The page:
My trysts with Mahendra Singh Dhoni

You can hate him for his ultra-defensive tactics as a Test cricketer. You can love him for leading India with great success in ODIs for a really long time. What you cannot dispute is the fact that he remained a team man all along!

Published : Aug 25, 2020 16:17 IST

Mahendra Singh Dhoni built a reputation of responding to media queries — albeit only in press conferences since being made captain — without giving much fodder.
Mahendra Singh Dhoni built a reputation of responding to media queries — albeit only in press conferences since being made captain — without giving much fodder.

Mahendra Singh Dhoni built a reputation of responding to media queries — albeit only in press conferences since being made captain — without giving much fodder.

November 4, 2005, Aurangabad: A day earlier, I had first witnessed the charisma of Mahendra Singh Dhoni at the Nehru Stadium in Pune – sealing the One-Day International (ODI) series for India against Sri Lanka with successive sixes off Russel Arnold. Hours later, while Dhoni and his India teammates left for Ahmedabad, I left to cover a Duleep Trophy game. Soon afterwards came V. B. Chandrasekhar, who was then a national selector and who would later build the Chennai Super Kings team around the man in question and on whose first death anniversary Dhoni would announce his retirement from international cricket. While the jovial VB joined in an informal conversation, I asked him about his first impression of Dhoni after watching him in the Deodhar Trophy a year earlier. “The cleanest hitter of the ball since (Sachin) Tendulkar.” Wow! This was special, coming from a no-nonsense person like VB.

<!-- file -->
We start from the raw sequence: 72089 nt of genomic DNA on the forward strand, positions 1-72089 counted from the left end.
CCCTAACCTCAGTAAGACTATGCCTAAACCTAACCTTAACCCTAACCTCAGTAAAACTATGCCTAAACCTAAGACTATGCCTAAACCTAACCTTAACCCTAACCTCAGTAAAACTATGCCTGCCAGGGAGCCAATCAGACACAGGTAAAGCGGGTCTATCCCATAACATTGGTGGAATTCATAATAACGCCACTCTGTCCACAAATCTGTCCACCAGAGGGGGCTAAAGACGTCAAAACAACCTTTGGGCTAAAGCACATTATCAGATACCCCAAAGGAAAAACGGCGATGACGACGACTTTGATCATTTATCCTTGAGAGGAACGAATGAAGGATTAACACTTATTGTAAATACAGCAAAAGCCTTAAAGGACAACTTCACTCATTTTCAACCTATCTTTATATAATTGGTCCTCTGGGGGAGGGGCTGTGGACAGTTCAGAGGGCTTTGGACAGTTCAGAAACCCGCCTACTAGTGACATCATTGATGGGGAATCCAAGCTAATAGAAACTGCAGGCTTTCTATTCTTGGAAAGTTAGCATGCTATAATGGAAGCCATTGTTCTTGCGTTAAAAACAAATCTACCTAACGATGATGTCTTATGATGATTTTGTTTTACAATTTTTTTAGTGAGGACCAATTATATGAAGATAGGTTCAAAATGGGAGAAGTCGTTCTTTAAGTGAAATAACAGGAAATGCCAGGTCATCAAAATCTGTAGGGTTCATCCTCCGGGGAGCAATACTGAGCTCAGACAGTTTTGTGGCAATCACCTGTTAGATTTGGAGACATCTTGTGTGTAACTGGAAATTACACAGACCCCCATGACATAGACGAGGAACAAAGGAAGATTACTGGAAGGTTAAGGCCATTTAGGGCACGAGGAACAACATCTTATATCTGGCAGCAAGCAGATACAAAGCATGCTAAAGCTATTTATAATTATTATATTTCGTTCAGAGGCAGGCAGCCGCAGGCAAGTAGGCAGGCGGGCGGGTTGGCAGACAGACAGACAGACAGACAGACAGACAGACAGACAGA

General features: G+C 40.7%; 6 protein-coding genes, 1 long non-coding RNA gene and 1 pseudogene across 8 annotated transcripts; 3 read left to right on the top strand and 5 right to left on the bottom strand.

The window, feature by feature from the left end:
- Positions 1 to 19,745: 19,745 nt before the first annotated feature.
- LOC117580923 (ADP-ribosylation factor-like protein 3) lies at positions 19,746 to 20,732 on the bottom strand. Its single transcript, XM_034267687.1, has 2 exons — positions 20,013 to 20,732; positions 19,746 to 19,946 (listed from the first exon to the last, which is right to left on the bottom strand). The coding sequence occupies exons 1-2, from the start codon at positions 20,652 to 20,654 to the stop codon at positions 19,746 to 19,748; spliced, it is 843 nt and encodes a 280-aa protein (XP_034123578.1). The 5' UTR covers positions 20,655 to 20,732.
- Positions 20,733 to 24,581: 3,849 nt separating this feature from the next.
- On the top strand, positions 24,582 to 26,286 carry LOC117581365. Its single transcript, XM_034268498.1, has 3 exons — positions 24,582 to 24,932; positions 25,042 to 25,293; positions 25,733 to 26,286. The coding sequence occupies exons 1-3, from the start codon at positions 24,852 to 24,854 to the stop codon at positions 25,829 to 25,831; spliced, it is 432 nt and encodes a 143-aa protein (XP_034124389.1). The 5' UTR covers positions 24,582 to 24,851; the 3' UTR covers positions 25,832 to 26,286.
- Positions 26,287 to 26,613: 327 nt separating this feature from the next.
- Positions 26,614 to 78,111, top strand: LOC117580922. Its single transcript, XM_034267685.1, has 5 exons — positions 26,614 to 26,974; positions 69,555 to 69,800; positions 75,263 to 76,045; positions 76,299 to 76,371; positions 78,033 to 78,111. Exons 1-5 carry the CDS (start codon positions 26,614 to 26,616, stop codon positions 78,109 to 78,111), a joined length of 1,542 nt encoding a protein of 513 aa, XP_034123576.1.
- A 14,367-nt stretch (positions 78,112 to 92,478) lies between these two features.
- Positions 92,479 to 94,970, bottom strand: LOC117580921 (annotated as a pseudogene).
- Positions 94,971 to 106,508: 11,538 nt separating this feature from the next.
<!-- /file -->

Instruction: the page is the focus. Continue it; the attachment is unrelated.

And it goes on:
September 18, 2007, Durban: Minutes after he was anointed as Rahul Dravid’s successor to lead India’s ODI team, Mahendra Singh Dhoni, while reluctantly agreeing to speak to the Indian mediapersons’ entourage in Durban during the inaugural World Twenty20, placed a rider: “Only four questions and no one-on-ones except for him. He has been chasing me for a month.” I was thrilled. What had started as a hunt during the preceding ODI series in England ended up being the prize catch – that too at the most opportune time – of my first tour as a cricket journalist.


April 1, 2011, Mumbai: It’s the day prior to the World Cup final. I wasn’t supposed to be in the press box for the match, having spent six weeks in Sri Lanka chasing the co-hosts’ run to the final, but I had to attend at least the training sessions of both teams ahead of the big game. After addressing a choc-a-bloc media gathering in the stuffy press conference room in the basement, as Dhoni started taking the stairs with a journalist from East India speaking into his ear, the witty captain turned back and screamed: “ Yeh dekho, gyaarah pooch raha hai (Look, he is asking about the XI)!” Two days later, I saw Dhoni tell his wife Sakshi to ignore the shutterbugs as he along with the rest of his teammates attended a reception hosted by the governor of Maharashtra.

May 28, 2013, Mumbai: Dhoni had built a reputation of responding to media queries – albeit only in press conferences since being made captain – without giving much fodder. But this was different. The Indian Premier League corruption scandal had just been unearthed, with a team official (also a family member of the owners) of Dhoni’s Chennai Super Kings being in the thick of it. Four times was Dhoni asked to share his views on the matter. Every time he maintained a blank face with the media manager responding with “Next question, please.” This was probably the moment in Dhoni’s captaincy that changed his relationship with the media.